Hi Oliver, really glad you’re enjoying it — thanks for the support!

@Mentock: Perhaps, not sure though. Far easier to count distance from your perspective [even number of paces or steps taken] than to figure out how far the observer moved their head.

I was just about to congratulate you on the clarity of your explanation and to finally help me make sense of the difference between degrees and radians, but before I do, I guess I should make sure that I got this right: if I understand correctly, one way to put it would be that a degree is in fact an angular measure where a radian is more like a distance unit? Also, 45 degrees will always be 1/8 of a complete circle and nothing wil ever change that, but the radian value will vary based on the radius of that circle, right?

If this is correct, then kudos for your article!

Hi Phil, great comment. 99% of the way there.

Radians are divided by the radius of the circle to “normalize” them. So, they technically have “no unit” (they’re distance traveled / size of radius or distance / distance). But in our heads, we could think of them as “distance on a unit circle”.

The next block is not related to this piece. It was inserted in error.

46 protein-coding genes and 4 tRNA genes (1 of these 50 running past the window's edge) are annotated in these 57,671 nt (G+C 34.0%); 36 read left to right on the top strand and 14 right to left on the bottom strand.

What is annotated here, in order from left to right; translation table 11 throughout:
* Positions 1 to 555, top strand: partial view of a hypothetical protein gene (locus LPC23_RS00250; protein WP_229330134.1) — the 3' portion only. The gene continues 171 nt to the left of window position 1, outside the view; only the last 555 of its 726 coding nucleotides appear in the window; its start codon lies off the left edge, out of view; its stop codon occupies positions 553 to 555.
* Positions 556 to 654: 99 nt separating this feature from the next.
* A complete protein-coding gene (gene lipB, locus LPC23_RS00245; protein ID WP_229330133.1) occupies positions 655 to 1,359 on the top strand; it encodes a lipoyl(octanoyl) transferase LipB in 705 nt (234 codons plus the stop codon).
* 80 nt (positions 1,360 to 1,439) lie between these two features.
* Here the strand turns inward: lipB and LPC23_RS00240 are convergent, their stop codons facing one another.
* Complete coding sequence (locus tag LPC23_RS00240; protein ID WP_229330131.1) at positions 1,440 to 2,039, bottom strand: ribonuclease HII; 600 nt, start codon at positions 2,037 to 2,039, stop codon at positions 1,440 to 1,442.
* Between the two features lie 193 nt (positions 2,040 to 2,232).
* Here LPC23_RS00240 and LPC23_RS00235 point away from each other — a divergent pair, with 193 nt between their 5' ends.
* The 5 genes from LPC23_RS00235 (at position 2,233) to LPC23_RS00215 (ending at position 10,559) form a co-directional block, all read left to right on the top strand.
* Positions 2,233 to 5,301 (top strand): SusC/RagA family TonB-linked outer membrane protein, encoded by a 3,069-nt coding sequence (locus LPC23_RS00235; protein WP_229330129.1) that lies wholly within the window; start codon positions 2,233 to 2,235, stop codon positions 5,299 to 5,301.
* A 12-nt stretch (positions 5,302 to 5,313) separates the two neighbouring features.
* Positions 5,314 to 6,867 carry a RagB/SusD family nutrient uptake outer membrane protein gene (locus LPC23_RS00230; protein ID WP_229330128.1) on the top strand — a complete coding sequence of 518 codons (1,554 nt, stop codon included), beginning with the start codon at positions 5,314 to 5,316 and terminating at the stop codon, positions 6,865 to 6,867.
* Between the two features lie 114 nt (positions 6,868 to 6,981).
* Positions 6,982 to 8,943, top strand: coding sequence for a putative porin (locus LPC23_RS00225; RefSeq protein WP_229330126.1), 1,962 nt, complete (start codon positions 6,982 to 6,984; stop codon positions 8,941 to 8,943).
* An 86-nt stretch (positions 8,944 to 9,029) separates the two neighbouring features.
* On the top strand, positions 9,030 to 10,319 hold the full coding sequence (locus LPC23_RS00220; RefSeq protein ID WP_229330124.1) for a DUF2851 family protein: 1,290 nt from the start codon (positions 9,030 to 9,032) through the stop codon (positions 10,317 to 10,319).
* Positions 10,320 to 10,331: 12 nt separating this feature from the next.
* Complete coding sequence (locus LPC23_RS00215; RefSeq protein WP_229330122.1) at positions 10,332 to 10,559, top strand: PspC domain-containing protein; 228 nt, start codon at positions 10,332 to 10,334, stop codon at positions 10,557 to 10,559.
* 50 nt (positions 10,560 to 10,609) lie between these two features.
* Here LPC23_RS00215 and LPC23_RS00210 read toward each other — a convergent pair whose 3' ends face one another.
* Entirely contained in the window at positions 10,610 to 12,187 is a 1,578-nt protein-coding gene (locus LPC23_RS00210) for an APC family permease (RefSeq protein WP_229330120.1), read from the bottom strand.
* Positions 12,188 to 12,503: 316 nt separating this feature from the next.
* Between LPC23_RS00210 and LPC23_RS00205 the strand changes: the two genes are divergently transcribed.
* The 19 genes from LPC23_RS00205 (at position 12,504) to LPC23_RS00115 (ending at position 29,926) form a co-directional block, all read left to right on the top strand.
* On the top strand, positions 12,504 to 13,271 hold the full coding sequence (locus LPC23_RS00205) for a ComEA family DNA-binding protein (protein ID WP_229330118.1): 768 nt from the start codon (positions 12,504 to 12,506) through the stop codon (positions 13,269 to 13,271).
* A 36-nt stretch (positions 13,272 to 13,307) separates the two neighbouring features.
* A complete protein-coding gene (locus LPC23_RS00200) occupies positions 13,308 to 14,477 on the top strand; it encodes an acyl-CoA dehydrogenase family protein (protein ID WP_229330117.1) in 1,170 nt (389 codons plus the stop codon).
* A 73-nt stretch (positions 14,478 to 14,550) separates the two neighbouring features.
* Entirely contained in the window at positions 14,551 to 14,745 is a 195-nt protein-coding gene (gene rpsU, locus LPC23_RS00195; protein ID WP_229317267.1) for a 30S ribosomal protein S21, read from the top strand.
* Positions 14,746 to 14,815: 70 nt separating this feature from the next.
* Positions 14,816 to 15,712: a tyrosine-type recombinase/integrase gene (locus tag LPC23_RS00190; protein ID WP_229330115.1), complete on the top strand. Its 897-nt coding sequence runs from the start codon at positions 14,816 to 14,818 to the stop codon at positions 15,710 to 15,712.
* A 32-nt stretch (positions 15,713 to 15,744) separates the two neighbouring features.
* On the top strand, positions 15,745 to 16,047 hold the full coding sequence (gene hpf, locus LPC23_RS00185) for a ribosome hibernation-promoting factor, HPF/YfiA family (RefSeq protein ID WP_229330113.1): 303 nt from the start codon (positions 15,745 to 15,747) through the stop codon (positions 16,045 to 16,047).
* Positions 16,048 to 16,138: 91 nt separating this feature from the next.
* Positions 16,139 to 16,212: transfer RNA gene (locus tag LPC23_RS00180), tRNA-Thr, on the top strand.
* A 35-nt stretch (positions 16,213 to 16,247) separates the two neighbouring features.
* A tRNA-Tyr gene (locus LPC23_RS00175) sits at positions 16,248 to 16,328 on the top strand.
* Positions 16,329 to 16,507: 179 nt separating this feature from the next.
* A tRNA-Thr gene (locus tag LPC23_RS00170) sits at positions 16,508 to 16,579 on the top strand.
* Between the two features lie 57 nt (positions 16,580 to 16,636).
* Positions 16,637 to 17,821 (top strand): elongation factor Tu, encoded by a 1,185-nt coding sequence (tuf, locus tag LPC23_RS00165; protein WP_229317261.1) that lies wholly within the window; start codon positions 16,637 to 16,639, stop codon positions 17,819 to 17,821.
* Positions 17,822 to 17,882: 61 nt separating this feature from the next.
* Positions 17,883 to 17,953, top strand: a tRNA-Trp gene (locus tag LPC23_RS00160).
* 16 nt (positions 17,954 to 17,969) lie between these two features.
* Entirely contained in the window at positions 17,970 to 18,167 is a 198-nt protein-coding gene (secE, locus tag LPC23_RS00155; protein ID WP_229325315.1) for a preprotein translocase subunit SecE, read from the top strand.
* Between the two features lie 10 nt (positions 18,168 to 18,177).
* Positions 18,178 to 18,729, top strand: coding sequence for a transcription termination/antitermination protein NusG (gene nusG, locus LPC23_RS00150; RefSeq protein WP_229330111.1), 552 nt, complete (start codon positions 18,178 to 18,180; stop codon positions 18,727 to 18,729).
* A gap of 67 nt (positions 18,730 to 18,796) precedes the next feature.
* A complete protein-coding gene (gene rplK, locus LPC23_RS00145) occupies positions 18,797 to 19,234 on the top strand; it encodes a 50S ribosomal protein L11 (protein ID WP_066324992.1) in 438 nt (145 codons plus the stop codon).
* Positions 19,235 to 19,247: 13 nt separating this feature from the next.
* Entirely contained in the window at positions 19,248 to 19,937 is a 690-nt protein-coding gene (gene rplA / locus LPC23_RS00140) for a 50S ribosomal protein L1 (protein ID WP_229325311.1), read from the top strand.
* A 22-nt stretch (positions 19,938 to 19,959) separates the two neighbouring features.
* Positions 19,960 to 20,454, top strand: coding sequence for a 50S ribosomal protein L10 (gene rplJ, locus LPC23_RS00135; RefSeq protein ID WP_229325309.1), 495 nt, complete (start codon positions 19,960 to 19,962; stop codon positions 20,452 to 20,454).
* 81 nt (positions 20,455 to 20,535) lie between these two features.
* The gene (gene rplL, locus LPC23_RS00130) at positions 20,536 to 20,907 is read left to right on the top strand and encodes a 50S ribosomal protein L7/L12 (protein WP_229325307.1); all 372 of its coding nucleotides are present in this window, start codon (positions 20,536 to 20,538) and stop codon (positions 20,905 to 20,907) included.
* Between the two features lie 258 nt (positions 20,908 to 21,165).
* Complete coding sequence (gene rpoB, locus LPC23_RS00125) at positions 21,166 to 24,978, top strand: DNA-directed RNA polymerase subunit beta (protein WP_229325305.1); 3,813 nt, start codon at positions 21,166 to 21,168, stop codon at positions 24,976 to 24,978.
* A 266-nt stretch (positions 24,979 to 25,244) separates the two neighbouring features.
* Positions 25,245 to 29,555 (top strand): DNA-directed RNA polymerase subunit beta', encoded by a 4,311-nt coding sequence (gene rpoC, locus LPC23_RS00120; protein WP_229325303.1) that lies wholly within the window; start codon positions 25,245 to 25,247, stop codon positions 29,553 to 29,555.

Alice: “I traveled 3 miles around my track. I got a different view”.

Bob: “How far would that be on a unit circle?”

Alice: “Oh, that’d be quarter of the way around”.

It’s easier to describe things relative to the unit circle (a reference), not the circle she happened to have lying around (pi/2 is quarter of the way around on a unit circle).

It’s a bit like comparing strengths between different sized animals. Is a bear stronger than a lion? No idea. If they both weighed 100lbs (a “reference weight”), now which is stronger?

Radians are “How far did you go, if you were on a unit circle?”. A raw distance is hard to compare.

Hope that helps!

Your writing is hilarious, simple, and so easy to understand. Other teachers (especially math) should learn your style. I love your examples, too. Thank you and keep up the excellent work.

Sam

In a simple way, you have a great perception like Einstein.

Thanks Mukesh, glad you enjoyed it.

hey… ur explanation is really good. i have a presentation on radian angle tomorrow… do u knoe where i can find some more funda on radian